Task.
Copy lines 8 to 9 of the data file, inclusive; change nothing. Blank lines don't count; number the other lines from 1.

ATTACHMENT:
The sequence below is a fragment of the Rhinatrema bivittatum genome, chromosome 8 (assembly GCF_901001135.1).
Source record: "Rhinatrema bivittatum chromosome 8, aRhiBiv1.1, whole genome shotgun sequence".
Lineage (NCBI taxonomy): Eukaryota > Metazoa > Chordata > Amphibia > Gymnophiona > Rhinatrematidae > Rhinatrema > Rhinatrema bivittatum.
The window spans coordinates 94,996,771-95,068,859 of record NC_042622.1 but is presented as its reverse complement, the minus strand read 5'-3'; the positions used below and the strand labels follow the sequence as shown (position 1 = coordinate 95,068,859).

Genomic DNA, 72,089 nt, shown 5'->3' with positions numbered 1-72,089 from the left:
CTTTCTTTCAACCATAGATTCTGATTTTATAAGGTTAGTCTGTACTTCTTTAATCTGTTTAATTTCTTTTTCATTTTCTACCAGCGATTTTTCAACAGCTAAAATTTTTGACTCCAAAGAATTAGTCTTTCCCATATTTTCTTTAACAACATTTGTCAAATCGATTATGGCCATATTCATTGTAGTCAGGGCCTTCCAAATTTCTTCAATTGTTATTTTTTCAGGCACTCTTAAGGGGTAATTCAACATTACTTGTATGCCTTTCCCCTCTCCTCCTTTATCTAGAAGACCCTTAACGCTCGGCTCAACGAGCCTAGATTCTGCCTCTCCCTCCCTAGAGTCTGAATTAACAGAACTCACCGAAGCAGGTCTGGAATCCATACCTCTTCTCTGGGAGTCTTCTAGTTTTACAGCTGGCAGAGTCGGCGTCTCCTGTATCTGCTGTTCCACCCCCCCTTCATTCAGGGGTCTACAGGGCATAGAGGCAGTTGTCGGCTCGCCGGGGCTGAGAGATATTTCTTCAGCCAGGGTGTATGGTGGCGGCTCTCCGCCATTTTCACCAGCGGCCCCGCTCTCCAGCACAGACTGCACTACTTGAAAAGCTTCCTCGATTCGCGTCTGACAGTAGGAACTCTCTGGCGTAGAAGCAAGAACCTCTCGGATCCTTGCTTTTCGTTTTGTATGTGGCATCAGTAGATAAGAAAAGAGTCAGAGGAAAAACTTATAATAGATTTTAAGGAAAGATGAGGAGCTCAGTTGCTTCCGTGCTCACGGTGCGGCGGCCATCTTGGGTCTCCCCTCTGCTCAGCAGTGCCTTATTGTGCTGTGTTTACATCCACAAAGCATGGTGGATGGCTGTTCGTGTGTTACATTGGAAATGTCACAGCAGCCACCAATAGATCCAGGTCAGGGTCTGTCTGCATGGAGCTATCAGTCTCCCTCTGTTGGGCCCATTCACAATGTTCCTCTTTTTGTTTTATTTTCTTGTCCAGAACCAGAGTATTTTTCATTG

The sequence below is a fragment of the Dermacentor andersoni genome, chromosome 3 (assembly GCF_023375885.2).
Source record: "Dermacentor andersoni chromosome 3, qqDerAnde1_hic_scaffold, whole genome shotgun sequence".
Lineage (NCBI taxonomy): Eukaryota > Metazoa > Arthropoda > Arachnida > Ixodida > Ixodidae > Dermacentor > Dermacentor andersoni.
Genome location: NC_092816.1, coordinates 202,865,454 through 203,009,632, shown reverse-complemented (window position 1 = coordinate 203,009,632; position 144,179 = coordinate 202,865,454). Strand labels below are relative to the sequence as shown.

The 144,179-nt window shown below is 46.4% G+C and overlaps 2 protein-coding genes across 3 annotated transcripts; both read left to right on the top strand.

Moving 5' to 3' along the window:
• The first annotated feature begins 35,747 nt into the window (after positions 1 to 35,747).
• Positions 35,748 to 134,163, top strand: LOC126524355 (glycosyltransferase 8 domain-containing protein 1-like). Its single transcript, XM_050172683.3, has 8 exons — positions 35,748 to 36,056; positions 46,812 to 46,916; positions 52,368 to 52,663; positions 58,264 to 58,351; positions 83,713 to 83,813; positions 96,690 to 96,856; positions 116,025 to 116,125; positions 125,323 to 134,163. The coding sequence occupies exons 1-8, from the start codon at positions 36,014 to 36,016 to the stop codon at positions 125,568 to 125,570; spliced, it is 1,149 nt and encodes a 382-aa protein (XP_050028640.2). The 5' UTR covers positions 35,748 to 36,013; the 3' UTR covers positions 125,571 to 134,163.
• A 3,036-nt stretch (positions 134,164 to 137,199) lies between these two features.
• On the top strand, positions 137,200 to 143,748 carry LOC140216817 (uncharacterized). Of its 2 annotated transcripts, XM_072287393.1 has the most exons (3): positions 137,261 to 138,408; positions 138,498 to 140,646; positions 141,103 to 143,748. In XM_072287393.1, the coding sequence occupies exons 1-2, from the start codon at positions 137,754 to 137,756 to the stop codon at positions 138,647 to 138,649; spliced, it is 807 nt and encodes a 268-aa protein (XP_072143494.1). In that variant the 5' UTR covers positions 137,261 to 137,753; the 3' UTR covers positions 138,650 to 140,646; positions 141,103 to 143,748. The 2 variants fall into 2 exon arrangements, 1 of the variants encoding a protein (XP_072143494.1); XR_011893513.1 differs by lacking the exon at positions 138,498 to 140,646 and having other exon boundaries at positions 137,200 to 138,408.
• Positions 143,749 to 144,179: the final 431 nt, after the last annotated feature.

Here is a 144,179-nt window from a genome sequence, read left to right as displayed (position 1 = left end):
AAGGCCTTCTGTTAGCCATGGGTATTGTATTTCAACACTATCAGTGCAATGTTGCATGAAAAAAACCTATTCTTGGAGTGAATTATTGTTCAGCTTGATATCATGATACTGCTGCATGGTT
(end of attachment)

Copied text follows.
Source record: "Dermacentor andersoni chromosome 3, qqDerAnde1_hic_scaffold, whole genome shotgun sequence".
Lineage (NCBI taxonomy): Eukaryota > Metazoa > Arthropoda > Arachnida > Ixodida > Ixodidae > Dermacentor > Dermacentor andersoni.